"Community" is rapidly becoming the buzzword of the '90s. Yet while many people seek community, few seem to find it. Ironically, the more frequently the word is heard in the common parlance, real community becomes increasingly rare. It only adds to the confusion when national leaders toss about such expressions as "the business community," "the African-American community," even "the global community."
For Wendell Berry, none of these phrases makes any sense. As he explains in Sex, Economy, Freedom & Community, his newest book of essays, a community is defined by a shared connection to a specific, local place. This connection involves not only social ties but natural ones as well; a careless attitude toward our natural surroundings ultimately hurts the other human beings with whom we share them.
By and large, we have abandoned the work of nurturing our local communities for the quick, easy payoffs of "the global economy," and the results are plain to see. Without strong communities to serve as mediators - both between the individual and the larger society and between people and nature - violence and chaos reign in the social sphere just as poisoning and degradation do in the natural.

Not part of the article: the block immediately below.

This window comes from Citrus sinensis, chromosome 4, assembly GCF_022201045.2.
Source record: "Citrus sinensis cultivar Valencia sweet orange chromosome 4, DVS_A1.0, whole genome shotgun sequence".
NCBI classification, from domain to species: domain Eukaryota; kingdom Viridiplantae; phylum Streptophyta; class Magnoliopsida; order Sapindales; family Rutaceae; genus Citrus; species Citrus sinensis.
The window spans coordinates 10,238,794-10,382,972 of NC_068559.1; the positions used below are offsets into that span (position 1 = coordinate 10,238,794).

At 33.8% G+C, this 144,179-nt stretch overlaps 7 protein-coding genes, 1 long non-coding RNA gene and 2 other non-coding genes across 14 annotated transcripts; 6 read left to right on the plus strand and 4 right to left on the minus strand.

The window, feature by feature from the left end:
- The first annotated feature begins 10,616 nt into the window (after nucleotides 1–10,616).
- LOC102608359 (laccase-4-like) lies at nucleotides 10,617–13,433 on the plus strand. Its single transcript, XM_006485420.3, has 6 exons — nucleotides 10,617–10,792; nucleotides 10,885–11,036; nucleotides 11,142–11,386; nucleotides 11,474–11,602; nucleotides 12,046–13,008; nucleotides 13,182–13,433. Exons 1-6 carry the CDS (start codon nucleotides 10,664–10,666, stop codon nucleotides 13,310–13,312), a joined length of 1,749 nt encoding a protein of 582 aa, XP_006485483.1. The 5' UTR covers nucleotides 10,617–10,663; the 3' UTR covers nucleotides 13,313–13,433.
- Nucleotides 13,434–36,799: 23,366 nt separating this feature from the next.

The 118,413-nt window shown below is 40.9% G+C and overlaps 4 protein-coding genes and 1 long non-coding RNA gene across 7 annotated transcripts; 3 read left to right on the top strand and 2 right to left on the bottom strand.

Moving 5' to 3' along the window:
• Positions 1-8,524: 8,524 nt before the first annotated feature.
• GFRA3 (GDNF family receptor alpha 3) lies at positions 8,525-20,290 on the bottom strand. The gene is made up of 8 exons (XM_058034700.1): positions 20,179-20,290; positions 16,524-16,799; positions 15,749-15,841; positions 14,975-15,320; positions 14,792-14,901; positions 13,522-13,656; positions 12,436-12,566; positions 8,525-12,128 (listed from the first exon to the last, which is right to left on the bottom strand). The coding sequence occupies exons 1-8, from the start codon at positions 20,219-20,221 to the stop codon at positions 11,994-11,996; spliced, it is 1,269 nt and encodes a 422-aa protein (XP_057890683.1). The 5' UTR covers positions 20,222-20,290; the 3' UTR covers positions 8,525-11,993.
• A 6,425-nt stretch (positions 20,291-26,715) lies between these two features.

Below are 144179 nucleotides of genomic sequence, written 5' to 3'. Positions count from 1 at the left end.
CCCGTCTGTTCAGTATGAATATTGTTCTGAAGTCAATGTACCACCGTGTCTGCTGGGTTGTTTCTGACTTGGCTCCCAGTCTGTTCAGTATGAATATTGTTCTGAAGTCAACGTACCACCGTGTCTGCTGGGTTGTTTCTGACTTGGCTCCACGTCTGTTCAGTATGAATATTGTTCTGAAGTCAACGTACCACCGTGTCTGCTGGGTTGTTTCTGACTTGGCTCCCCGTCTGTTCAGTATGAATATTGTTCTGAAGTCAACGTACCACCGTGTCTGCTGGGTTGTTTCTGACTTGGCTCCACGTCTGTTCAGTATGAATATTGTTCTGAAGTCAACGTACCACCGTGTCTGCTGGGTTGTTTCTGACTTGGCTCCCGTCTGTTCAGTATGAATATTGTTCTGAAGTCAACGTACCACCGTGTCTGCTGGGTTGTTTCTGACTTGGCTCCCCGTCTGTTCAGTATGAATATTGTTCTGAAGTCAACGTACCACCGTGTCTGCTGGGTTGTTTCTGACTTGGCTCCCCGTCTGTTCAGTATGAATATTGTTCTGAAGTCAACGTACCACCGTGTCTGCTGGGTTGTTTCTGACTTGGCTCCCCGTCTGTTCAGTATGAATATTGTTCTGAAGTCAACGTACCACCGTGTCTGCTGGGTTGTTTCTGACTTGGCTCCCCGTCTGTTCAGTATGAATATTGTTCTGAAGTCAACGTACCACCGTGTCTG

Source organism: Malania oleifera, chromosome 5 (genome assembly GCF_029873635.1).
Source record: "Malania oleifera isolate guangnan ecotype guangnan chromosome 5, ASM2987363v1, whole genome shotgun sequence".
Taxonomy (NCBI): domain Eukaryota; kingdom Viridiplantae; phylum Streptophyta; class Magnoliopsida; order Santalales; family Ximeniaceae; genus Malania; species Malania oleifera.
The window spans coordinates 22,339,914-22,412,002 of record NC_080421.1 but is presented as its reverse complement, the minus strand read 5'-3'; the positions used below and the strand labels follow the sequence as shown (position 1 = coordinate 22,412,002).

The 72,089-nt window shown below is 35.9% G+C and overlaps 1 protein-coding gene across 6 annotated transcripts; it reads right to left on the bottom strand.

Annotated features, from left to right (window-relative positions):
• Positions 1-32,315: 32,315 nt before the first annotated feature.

Even those well-intentioned people who advise us to "think globally, act locally" are part of the problem as Berry sees it. Global thinking has gotten us into this mess; only local thinking can get us out. Only when we keep the scale of our work small and our vision close to home can we be good neighbors and responsible stewards.
"Global thinking" is but one of the sacred cows that Berry knocks off its pedestal. He also blasts modern shibboleths ranging from "technological progress" and "the free market" to "human resources" and "safe sex." ("Sex was never safe, and it is less safe now than it has ever been.")